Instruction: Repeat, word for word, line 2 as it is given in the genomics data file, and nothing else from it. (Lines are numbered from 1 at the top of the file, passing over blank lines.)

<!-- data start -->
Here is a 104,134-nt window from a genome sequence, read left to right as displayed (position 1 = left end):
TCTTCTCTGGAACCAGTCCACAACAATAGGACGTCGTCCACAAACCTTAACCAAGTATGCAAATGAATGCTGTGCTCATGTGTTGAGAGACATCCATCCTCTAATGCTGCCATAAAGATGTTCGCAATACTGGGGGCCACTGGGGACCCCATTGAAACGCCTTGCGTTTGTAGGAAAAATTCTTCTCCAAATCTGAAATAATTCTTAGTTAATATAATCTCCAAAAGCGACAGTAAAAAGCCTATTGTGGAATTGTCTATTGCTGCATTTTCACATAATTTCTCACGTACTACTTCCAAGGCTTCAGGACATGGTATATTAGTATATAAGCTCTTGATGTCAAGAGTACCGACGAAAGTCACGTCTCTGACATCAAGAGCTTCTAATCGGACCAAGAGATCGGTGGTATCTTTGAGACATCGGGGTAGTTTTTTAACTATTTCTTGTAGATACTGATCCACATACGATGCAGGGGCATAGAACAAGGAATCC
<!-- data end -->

TCTTCTCTGGAACCAGTCCACAACAATAGGACGTCGTCCACAAACCTTAACCAAGTATGCAAATGAATGCTGTGCTCATGTGTTGAGAGACATCCATCCTCTAATGCTGCCATAAAGATGTTCGCAATACTGGGGGCCACTGGGGACCCCATTGAAACGCCTTGCGTTTGTAGGAAAAATTCTTCTCCAAATCTGAAATAATTCTTAGTTAATATAATCTCCAAAAGCGACAGTAAAAAGCCTATTGTGGAATTGTCTATTGCTGCATTTTCACATAATTTCTCACGTACTACTTCCAAGGCTTCAGGACATGGTATATTAGTATATAAGCTCTTGATGTCAAGAGTACCGACGAAAGTCACGTCTCTGACATCAAGAGCTTCTAATCGGACCAAGAGATCGGTGGTATCTTTGAGACATCGGGGTAGTTTTTTAACTATTTCTTGTAGATACTGATCCACATACGATGCAGGGGCATAGAACAAGGAATCC